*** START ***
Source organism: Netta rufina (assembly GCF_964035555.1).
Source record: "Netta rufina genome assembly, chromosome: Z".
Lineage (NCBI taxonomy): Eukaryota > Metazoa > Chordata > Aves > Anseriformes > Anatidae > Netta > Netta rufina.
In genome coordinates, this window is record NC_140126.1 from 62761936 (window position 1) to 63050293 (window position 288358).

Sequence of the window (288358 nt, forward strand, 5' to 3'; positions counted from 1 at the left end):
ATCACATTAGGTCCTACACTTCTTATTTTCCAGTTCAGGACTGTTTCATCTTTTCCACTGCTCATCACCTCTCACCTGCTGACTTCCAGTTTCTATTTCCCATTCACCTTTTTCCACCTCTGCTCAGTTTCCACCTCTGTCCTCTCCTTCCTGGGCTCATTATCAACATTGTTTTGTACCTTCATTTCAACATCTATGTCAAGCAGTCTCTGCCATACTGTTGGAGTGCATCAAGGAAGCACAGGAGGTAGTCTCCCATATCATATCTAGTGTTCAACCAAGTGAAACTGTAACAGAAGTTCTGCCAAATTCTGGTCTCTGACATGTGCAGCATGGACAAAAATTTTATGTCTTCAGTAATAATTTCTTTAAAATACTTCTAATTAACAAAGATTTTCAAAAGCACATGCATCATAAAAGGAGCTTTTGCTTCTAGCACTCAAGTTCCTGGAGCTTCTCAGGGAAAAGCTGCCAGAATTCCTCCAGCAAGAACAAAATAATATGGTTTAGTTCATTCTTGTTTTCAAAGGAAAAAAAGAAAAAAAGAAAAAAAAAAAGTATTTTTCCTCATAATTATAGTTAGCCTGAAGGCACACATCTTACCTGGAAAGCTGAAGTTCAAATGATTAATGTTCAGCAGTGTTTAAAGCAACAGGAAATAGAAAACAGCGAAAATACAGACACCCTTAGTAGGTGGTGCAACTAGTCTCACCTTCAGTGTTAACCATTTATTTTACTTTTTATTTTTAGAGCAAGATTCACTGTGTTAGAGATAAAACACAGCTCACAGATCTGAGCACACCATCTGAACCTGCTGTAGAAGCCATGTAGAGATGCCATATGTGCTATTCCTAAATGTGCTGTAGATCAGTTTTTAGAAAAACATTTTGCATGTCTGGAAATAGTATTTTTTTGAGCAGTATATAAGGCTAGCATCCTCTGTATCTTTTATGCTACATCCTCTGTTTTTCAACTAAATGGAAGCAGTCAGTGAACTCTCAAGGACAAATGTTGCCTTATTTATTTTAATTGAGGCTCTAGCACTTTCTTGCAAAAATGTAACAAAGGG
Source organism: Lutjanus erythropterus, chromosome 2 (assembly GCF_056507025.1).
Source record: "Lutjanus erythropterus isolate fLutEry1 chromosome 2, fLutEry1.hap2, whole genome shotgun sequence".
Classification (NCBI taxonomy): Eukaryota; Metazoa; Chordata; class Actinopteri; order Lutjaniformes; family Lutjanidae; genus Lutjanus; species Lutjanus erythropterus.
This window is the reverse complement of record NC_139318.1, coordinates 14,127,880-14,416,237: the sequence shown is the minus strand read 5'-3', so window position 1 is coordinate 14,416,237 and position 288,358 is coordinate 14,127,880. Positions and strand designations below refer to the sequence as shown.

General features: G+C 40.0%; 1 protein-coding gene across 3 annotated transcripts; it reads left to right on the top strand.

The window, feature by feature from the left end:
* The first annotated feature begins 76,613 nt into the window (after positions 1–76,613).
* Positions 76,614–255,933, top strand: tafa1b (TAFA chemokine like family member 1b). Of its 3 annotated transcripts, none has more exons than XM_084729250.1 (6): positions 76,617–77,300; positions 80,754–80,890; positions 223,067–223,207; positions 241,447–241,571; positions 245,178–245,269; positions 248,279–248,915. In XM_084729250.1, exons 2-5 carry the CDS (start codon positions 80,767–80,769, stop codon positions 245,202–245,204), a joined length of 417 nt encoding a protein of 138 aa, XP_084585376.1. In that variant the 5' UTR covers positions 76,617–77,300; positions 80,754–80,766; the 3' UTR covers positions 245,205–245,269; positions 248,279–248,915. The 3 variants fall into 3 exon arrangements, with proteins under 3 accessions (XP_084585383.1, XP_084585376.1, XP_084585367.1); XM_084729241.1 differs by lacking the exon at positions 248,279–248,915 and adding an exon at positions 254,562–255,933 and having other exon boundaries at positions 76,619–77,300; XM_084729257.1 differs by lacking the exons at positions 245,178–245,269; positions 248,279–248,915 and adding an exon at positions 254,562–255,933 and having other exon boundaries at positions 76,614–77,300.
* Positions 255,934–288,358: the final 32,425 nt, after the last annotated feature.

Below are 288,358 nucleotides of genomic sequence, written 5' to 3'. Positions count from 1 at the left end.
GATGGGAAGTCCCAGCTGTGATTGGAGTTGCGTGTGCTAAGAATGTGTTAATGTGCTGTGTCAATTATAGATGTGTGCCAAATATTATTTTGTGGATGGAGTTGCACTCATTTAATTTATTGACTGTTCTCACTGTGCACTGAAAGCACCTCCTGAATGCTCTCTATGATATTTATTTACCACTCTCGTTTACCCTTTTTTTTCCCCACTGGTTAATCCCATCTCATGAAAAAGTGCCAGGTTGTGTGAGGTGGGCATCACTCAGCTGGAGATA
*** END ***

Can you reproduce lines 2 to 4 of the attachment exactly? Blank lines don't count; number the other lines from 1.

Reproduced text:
Source record: "Netta rufina genome assembly, chromosome: Z".
Lineage (NCBI taxonomy): Eukaryota > Metazoa > Chordata > Aves > Anseriformes > Anatidae > Netta > Netta rufina.
In genome coordinates, this window is record NC_140126.1 from 62761936 (window position 1) to 63050293 (window position 288358).